Media Appearances, Video Presentations, and Interviews in which Sherry Turkle discusses her books as well as her research in general.
Le Monde – “Nous devons apprendre à voir Internet comme un acteur politique,” by Marc-Olivier Bherer (August 10, 2020). ‘La psychologue Sherry Turkle, spécialiste du Web, estime que la pandémie, malgré des initiatives numériques désintéressées, n’a pas fait disparaître le risque que nous soyons manipulés par des technologies qui cherchent à capter notre attention.’
Voice of America News – “MIT’s Sherry Turkle on What is Lost and Gained by Zoom During the Covid Era” (June 11, 2020). Interviewed by VOA broadcaster Adam Phillips.
On Point (NPR) - Staying Connected, Virtually: What We Lose Online. “For years, Sherry Turkle has researched how technology is pushing people apart. But in the face of a global pandemic, is technological communication the thing that’s bringing us together?” (April 1, 2020). With host Meghna Chakrabarti (WBUR, Boston).
Le Monde – “Sherry Turkle, la psychologue des nouvelles technologies,” by Frederic Joignot (March 4, 2019). ‘The professor at MIT questions the impact of screens on our relationships, our psychic life – up to our sexuality.’
Think:Act magazine [Roland Berger] – “How to Make Space for Both People and Technology” (November 9, 2018). “Pioneering thinker and psychologist Sherry Turkle wants us to reclaim human space from all those accelerating technological interruptions.” Prof. Turkle is interviewed by Steven Poole.
Pioneers (The Huffington Post /AOL On) – “’Pioneers’ goes inside the lives of ten people who have made it their mission to redefine what success means to them. At the top of their respective fields, from business and technology to entertainment and pro sports, they’re leading the way to a less stressful, more fulfilling life – and inviting us to join them.” Episode 9: MIT Professor Sherry Turkle (September 2017). With Arianna Huffington.
Here & Now (NPR) – “Sherry Turkle talks about the influence technology is having on us – on our conversations, creativity, ability to empathize, and other aspects of our relationships – and what we can do about it” (January 1, 2016). With Robin Young.
Greater Boston/WGBH News -- "Sherry Turkle On Her New Book 'Reclaiming Conversation'" (December 15, 2015). With Jim Braude.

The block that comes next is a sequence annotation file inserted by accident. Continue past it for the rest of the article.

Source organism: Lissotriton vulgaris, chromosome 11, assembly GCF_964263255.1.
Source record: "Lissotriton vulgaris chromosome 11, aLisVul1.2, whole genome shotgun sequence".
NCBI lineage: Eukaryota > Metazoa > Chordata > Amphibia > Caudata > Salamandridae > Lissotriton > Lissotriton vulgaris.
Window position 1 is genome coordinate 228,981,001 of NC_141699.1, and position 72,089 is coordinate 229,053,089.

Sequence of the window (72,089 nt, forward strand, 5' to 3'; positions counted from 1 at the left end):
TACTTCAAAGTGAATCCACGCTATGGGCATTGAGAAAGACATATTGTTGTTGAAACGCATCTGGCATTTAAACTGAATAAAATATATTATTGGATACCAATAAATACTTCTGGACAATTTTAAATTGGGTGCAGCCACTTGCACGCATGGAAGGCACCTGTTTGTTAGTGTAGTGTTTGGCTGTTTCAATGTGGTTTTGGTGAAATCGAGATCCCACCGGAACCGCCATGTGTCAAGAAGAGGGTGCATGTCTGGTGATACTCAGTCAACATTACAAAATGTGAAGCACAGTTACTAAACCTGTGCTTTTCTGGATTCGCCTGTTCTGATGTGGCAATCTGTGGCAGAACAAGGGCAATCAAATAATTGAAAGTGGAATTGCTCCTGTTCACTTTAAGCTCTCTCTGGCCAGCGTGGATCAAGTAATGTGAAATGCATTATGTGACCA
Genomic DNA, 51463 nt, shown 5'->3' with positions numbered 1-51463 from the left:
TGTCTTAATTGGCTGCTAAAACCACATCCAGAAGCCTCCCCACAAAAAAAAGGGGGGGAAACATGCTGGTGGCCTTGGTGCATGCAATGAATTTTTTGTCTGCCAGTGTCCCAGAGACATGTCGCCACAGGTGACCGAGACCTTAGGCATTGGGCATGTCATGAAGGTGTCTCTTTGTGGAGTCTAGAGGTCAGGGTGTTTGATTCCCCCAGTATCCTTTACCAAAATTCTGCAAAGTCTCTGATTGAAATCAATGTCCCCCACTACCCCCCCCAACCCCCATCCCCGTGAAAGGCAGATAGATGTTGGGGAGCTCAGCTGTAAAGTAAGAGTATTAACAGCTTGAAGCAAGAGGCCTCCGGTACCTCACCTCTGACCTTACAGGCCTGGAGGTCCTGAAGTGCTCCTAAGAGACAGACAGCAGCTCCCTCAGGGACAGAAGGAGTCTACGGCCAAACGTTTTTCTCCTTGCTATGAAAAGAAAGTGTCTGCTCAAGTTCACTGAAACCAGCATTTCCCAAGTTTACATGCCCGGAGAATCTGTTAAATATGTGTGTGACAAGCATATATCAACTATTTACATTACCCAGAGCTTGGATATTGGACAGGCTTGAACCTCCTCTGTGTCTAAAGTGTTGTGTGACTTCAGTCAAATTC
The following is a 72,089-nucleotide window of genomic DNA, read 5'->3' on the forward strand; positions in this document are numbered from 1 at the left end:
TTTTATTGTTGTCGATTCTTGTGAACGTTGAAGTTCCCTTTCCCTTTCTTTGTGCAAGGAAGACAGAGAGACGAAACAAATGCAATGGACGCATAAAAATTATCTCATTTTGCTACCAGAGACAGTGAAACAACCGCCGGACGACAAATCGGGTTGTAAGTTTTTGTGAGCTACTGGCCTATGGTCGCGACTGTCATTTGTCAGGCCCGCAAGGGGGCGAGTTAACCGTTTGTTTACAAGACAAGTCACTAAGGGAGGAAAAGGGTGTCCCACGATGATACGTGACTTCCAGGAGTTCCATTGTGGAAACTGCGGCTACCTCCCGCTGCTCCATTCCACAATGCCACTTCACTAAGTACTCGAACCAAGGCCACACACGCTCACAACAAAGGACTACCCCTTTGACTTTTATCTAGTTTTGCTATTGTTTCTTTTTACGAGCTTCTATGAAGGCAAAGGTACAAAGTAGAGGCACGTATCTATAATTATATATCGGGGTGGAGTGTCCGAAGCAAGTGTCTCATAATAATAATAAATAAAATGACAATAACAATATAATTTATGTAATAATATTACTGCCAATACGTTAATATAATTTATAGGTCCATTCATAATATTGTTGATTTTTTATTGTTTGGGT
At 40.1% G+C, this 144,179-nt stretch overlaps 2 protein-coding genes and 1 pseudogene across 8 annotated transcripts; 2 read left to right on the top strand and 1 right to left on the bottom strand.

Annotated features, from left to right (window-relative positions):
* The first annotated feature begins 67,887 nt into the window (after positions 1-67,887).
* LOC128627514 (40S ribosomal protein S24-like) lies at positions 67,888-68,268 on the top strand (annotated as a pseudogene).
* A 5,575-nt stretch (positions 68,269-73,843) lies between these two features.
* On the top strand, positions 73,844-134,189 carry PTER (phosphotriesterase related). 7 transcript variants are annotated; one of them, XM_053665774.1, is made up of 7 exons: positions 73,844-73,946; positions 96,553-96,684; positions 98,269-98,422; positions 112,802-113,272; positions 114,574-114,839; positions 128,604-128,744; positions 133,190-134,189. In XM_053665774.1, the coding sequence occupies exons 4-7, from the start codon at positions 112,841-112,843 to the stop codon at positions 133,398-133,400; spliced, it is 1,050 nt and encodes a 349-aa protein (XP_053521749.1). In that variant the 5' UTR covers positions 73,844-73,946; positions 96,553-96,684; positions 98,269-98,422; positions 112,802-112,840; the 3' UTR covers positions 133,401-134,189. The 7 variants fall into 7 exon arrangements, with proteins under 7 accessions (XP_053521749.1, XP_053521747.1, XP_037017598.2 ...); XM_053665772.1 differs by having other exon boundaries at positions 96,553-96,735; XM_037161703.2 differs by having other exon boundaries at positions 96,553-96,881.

PBS NewsHour – “How your cellphone is silently disrupting your social life” (November 27, 2015). Jeffrey Brown reviews “Reclaiming Conversation” for the NewsHour Bookshelf and speaks with its author, Sherry Turkle.
Book TV / C-SPAN2 – Book Discussion on “Reclaiming Conversation” (November 2, 2015). With author Prof. Sherry Turkle, Eric Klinenberg, and Marita Sturken.
Arianna Huffington (The Huffington Post) – “Connecting With Sherry Turkle: My Q and A With the Author of ‘Reclaiming Conversation’” (October 27, 2015). Prof. Turkle says we no longer have the kinds of conversations in which intimacy and empathy develop, collaboration grows, and creativity thrives.
Good Morning America (ABC). “Phones Ruining Conversations” (October 23, 2015). Prof. Turkle is interviewed by Bloomberg’s Emily Chang.
The Diane Rehm Show (NPR) – “A psychologist [Sherry Turkle] warns that turning to our devices for connection can diminish our capacity for empathy” (October 19, 2015).
Science Friday (NPR) – “Sherry Turkle says ‘human relationships are rich, messy, and demanding. When we clean them up with technology, we move from conversation to the efficiencies of mere connection.’” (October 9, 2015). With Ira Flatow.
HUBweek/Boston (Fenway Forum) – “What’s the Right Thing to Do?: A Master Class with Michael Sandel” (October 4, 2015). Described as a “rockstar moralist” by Newsweek, Harvard Professor Michael Sandel welcomes an all-star panel including Arianna Huffington, Yo-Yo Ma, Alexis Wilkinson, Sherry Turkle, and others for a lively discussion about hard ethical questions such as ‘Should we try to live forever? Make machines that can outthink us? Create perfect kids? Trade our privacy for convenience?’ Emcee’d by WBUR’s Robin Young, at Faneuil Hall. (Panelist introductions begin at 19 minutes into the video.)
Weekend Edition (NPR) – “Making the case for face to face in an era of digital conversation” (September 26, 2015). “When Sherry Turkle came into the studio for her interview with NPR's Scott Simon, she left her cell phone outside. ‘I gave my iPhone to someone ... out of my line of vision,’ she says, ‘because research shows that the very sight of the iPhone anywhere in your line of vision actually changes the conversation.’"
Common Sense Media – “Touchscreen Generation” (November 2014, New York City). A panel discussion featuring Sherry Turkle, Yahoo News anchor Katie Couric, and James Steyer, founder and CEO of Common Sense Media.